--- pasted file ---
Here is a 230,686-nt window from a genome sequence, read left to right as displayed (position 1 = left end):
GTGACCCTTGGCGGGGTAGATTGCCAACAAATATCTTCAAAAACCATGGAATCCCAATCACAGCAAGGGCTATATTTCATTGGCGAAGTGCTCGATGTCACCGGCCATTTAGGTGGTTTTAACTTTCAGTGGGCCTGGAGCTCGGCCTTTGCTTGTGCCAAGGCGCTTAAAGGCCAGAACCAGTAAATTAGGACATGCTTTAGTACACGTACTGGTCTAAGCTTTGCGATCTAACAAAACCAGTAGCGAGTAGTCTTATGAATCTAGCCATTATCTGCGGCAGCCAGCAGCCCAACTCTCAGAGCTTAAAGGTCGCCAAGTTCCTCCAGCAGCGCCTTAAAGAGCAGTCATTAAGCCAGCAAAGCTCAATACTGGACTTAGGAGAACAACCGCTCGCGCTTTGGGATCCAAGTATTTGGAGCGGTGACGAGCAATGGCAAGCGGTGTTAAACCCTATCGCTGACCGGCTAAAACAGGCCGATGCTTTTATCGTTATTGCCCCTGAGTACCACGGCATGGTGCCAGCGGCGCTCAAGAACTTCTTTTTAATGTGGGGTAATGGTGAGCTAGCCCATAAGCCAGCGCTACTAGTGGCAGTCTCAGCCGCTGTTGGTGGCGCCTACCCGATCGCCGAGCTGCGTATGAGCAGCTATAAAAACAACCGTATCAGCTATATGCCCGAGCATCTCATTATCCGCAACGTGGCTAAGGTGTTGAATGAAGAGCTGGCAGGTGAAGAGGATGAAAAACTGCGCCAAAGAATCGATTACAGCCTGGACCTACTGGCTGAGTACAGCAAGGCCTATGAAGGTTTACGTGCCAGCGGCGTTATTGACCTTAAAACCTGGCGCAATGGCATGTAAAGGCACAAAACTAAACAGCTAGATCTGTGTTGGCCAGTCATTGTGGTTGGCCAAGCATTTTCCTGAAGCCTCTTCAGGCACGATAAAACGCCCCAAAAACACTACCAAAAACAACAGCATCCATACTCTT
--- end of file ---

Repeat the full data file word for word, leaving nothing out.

Here is a 230,686-nt window from a genome sequence, read left to right as displayed (position 1 = left end):
GTGACCCTTGGCGGGGTAGATTGCCAACAAATATCTTCAAAAACCATGGAATCCCAATCACAGCAAGGGCTATATTTCATTGGCGAAGTGCTCGATGTCACCGGCCATTTAGGTGGTTTTAACTTTCAGTGGGCCTGGAGCTCGGCCTTTGCTTGTGCCAAGGCGCTTAAAGGCCAGAACCAGTAAATTAGGACATGCTTTAGTACACGTACTGGTCTAAGCTTTGCGATCTAACAAAACCAGTAGCGAGTAGTCTTATGAATCTAGCCATTATCTGCGGCAGCCAGCAGCCCAACTCTCAGAGCTTAAAGGTCGCCAAGTTCCTCCAGCAGCGCCTTAAAGAGCAGTCATTAAGCCAGCAAAGCTCAATACTGGACTTAGGAGAACAACCGCTCGCGCTTTGGGATCCAAGTATTTGGAGCGGTGACGAGCAATGGCAAGCGGTGTTAAACCCTATCGCTGACCGGCTAAAACAGGCCGATGCTTTTATCGTTATTGCCCCTGAGTACCACGGCATGGTGCCAGCGGCGCTCAAGAACTTCTTTTTAATGTGGGGTAATGGTGAGCTAGCCCATAAGCCAGCGCTACTAGTGGCAGTCTCAGCCGCTGTTGGTGGCGCCTACCCGATCGCCGAGCTGCGTATGAGCAGCTATAAAAACAACCGTATCAGCTATATGCCCGAGCATCTCATTATCCGCAACGTGGCTAAGGTGTTGAATGAAGAGCTGGCAGGTGAAGAGGATGAAAAACTGCGCCAAAGAATCGATTACAGCCTGGACCTACTGGCTGAGTACAGCAAGGCCTATGAAGGTTTACGTGCCAGCGGCGTTATTGACCTTAAAACCTGGCGCAATGGCATGTAAAGGCACAAAACTAAACAGCTAGATCTGTGTTGGCCAGTCATTGTGGTTGGCCAAGCATTTTCCTGAAGCCTCTTCAGGCACGATAAAACGCCCCAAAAACACTACCAAAAACAACAGCATCCATACTCTT